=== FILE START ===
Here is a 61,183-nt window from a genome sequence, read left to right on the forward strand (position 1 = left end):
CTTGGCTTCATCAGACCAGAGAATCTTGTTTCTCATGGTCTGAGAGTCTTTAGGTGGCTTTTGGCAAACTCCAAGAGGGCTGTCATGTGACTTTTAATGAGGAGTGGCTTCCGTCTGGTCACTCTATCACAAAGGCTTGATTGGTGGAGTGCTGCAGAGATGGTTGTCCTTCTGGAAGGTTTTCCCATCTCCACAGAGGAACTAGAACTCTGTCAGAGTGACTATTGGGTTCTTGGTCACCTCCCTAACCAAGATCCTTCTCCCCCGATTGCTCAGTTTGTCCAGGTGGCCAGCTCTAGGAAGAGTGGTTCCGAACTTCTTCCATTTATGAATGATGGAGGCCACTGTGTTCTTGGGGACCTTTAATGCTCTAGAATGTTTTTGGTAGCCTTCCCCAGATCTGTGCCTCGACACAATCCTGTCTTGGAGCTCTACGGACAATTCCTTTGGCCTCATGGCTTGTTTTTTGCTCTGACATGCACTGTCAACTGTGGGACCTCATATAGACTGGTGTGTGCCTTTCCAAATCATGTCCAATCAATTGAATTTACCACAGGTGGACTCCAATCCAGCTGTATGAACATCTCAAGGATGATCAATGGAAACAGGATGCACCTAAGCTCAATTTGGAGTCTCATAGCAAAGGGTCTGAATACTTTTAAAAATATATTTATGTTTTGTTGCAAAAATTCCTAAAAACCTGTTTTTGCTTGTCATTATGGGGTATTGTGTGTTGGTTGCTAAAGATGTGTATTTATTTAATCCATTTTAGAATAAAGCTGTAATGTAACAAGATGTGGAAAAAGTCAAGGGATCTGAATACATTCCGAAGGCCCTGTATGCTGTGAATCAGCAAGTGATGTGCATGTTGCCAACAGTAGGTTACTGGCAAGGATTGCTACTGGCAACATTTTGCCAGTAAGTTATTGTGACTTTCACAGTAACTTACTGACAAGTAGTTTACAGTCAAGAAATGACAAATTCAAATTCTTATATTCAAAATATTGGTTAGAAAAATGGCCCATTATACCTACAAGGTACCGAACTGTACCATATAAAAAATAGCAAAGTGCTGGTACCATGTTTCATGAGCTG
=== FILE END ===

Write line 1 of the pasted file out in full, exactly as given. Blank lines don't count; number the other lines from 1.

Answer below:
Here is a 61,183-nt window from a genome sequence, read left to right on the forward strand (position 1 = left end):